Playing a rematch against a regional rival probably isn’t the ideal way to begin Nationals, but Portland Schwa (overall #10, seeded C3) seemed bent on making the most of it against Seattle Riot (overall #3, seeded C1). Schwa’s offensive skillset looked like an amped up version of Fugue, with names like Bethany Kaylor, Hayley Wahlroos, and Alex Ode moving the disc like butter and making a number of holds seem so easy.

Portland broke to start the game and held tight through 9-10 before Seattle showed why they’re world champions. Though it often didn’t look easy and Riot threw away lots of chances to make the game more of a blowout, they eventually managed to put it together and rattled off five straight at the end to win 15-9.

Jaclyn Verzuh, Shira Stern, and Sarah Griffith were beasts downfield, particularly the latter, who looks scary fast and fully recovered from her devastating injury in semis last year. Expect her to keep ripping up defenses all weekend.

Schwa, too, illustrated that they have the skills to fight with anyone, as long as they can take the good shots and execute more consistently.

Washington D.C. Scandal 12-7 Raleigh Phoenix

A very sloppy first half for both sides ended in an 8-6 lead for Scandal (overall #6, seeded C2), as they were just a bit better at capitalizing on break chances. Points 5 and 6 proved to be the most important in the half. After a Jessi Jones sky near the goal, she quickly found an open receiver for the would-be score and break. A foul was called on Jones’ catch, however, and the throw was sent back to her. The foul was contested and overturned, but Phoenix (overall #15, seeded C4) were unable to get the disc into the end zone again for the point. The following point ended in one of the easier breaks of the game for Scandal. An ill-advised flick blade from Jenna Dahl into the end zone gave the disc to Scandal, who promptly marched it down the field for the score. Phoenix were able to hang around in the first half, largely thanks to the stellar play of Jones, who proved to be both the point guard and athletic play-maker for the bottom seed of the pool. Jones had a pair of impressive layout grabs for scores, racked up a couple of assists, and nearly missed a few more, but her individual performance was not enough to combat Scandal’s cleaner play in the second half. Scandal had just 4 turnovers in the second half after committing over 20 in the first and Phoenix was left to rue its inability to capitalize on its chances earlier in the game. Jenny Fey and Nada Tramonte led the way for Scandal, as the two combined for 5 goals and 2 assists in the expected win.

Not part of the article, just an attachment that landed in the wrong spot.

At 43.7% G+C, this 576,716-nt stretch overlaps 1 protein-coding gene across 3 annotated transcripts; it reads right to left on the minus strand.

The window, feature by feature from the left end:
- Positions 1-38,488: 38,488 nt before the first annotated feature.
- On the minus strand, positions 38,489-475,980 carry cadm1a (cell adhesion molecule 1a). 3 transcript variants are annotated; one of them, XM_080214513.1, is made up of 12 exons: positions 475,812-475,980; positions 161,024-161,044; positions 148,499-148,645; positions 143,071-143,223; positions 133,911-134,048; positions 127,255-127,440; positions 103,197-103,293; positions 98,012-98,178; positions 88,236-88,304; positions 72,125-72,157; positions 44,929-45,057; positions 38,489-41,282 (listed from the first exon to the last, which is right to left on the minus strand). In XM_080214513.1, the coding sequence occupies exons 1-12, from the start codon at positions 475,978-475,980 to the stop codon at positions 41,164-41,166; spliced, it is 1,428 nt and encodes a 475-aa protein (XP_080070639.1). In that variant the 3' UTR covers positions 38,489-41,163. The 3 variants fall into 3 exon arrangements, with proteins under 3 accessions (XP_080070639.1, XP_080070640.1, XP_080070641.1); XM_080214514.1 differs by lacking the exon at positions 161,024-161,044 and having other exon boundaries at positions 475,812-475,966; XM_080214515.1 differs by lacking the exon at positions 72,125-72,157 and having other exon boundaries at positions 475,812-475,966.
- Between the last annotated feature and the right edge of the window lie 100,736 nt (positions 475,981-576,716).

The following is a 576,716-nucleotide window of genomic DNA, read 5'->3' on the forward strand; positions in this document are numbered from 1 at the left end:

Pool D:

Vancouver Traffic 15-7 Chicago Nemesis

Traffic (overall #5, seeded D2), behind an exceptional second half romped over an outmatched Nemesis (overall #16, seeded D4), after a tightly contested first half faintly resembled a one-sided second half.

Denver Molly Brown 15-3 Quebec Iris

It was never close in this one, as Molly Brown (overall #4, seeded D1) dominated Iris (overall #9, seeded D3) in all phases. Denver’s offense found a variety of targets, tossing their 15 goals to an incredible 13 different receivers. Even in the crosswind, Iris was unable to gain traction defensive, failing to force a single turn in the first half on the way to an 8-1 deficit. Molly Brown’s efficiency dipped in the second half, but they suffered just eight turnovers in the game.

It was an impressive performance against a solid Iris team, setting Molly Brown up with a lot of momentum. Quebec will need to bounce back, a difficult task for a team with limited experience at the Club Championships.

  1. Alec Surmani

    Alec Surmani and some close friends began playing ultimate in high school and started Hercules Jabberwocky. He played college ultimate with UCLA Smaug and has played with various Open and Mixed club teams in the (former) Northwest and Southwest divisions. He started and now leads the team Bay Area Donuts.

  2. Daniel Prentice

    Daniel Prentice is a Senior Staff Writer at Ultiworld. Daniel is a product of the Tallahassee ultimate community and has been writing for Ultiworld since 2015. You can follow him on Twitter @danielprent and email him at [email protected].